Social Media Usage…Does Your Organization Understand the Risk?
Social media risk is one of the fastest growing threats for all organizations. In social media, there are risks of sharing data and information in violation of applicable laws and regulations, including trademark and copyright infringement, data security, privacy rights, and mismanagement of electronic communications. There is no single solution to making social media use safer. All roads lead back to ‘preparedness,’ which means understanding how social media is used specifically within your organization, designing policies and protocols to prevent or mitigate exposure, and then training people on expectations for social media usage in both peacetime and in crisis.
There are many social media-related threats to which every organization is vulnerable. A compounding factor is social media’s capacity to accelerate to other risks, such as financial risk associated with disclosures in violation of Securities and Exchange Commission rules, for example. Other risks inherent to social media include intentional and unintentional information leaks, hacks of social media accounts, reputational damage to brand, privacy and confidentiality breaches, non-compliance with regulatory requirements, third-party and governance risks, and more.
The process of developing a culture of social media preparedness within an organization begins with having an understanding of ‘what can go wrong.’ This can be accomplished through a comprehensive assessment of current social media practices. A social media risk assessment is a thorough examination of all social media-related risks an organization faces and the current measures in place to help prevent or mitigate them. This assessment will raise awareness of how well the organization aligns with industry best practices, as related to social media usage and risk.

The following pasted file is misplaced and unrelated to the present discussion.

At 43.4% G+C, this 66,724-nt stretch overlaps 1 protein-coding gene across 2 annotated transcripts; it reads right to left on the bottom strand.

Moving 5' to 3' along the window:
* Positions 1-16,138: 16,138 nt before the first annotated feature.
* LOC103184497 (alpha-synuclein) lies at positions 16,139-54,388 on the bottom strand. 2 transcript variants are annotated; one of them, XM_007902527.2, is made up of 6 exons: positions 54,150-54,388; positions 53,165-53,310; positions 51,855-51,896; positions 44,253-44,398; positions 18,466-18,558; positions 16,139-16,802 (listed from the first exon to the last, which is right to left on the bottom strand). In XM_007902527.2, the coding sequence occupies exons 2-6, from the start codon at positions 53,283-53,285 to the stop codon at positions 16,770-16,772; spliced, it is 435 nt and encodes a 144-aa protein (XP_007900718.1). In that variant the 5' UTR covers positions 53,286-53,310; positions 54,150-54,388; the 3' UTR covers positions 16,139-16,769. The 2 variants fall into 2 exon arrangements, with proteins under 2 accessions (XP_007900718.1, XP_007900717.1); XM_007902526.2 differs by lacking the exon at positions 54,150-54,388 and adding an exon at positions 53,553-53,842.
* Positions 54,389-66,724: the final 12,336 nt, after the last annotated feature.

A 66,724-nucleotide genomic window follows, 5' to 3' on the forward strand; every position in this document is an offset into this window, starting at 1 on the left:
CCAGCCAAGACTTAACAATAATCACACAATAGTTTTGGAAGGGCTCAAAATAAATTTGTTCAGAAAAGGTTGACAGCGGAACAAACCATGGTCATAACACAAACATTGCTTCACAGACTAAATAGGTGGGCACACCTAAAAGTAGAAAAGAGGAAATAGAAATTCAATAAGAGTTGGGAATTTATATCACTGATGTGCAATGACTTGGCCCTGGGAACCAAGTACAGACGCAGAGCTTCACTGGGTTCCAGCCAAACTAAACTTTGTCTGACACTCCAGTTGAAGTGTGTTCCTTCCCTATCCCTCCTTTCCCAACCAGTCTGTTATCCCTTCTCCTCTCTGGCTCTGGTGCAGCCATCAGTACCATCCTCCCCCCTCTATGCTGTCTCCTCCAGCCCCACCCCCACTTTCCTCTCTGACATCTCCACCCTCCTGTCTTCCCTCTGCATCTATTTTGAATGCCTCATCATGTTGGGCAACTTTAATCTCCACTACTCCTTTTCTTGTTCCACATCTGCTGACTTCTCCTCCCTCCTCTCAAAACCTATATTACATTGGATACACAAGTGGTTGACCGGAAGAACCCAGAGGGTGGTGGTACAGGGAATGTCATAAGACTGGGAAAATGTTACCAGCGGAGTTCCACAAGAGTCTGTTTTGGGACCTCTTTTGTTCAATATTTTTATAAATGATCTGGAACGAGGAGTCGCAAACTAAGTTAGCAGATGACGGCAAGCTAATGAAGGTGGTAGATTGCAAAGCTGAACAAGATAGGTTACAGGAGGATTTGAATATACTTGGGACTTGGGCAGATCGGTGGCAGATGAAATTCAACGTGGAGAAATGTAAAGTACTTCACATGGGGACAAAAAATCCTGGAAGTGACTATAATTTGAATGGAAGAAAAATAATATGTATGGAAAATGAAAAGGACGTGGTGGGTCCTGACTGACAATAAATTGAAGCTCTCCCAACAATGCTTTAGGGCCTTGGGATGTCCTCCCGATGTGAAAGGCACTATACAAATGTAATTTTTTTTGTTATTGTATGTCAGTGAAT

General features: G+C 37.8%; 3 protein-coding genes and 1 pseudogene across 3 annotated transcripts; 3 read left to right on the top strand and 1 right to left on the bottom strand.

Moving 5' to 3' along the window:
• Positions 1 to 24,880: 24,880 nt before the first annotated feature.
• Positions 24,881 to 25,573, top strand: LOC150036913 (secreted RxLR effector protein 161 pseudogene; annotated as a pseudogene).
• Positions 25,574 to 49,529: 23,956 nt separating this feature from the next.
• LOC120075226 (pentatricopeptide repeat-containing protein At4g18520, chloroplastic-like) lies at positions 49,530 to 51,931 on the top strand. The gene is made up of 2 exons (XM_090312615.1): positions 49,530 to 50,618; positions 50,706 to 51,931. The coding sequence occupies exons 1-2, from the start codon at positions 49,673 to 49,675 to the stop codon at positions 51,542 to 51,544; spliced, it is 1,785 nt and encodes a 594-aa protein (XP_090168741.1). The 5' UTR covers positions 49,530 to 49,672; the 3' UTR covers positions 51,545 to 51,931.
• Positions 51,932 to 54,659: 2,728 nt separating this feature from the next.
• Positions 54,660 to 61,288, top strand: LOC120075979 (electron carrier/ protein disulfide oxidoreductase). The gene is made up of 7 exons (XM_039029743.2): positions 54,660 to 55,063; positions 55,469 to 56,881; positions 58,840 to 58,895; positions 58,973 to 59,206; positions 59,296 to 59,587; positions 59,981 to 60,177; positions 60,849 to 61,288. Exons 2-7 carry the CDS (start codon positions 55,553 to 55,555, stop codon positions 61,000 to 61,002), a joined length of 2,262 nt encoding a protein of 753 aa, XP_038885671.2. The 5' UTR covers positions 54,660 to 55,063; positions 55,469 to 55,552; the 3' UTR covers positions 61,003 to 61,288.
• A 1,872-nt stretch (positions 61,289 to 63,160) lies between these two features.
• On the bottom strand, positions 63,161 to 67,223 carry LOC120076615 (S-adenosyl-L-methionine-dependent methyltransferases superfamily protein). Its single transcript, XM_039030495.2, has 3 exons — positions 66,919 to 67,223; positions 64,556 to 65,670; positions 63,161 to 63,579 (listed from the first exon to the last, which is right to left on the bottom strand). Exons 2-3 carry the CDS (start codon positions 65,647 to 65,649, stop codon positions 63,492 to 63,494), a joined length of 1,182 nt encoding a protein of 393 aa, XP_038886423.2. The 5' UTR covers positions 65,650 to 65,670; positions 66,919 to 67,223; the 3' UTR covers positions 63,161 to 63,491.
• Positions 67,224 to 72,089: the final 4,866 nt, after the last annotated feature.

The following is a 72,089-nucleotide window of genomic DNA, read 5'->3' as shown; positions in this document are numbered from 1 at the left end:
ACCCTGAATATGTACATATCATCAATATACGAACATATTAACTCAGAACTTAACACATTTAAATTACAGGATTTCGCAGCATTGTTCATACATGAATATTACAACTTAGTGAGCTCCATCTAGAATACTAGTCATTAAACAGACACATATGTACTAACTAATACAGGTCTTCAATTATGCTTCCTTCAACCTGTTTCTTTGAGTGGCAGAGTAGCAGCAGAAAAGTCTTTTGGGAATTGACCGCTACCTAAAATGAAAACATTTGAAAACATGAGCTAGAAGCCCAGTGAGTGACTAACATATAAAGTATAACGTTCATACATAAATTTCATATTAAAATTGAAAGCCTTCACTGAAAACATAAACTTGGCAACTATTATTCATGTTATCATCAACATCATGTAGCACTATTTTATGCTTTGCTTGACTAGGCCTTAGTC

It’s important to note that assessments will differ depending on the size of the organization and the scope of its social media presence. When assessing current social media practices, the following should be considered:
- Marketing/PR usage
- Employee engagement
- Brand protection
- Data security
- Social media use in crisis or disaster
In short, once your organization understands the complexity of its social media landscape and defines the potential risks targeting it, actions to reduce the threat or resulting damage can be addressed through polices and protocols designed to prevent and mitigate exposure. So, whether your organization is public or private, an assessment of social media practices will demonstrate leadership’s commitment to the social safety of your organization and better position it to identify, mitigate and respond to any social threat that arises. If you haven’t already identified your risks, the time is now to do so!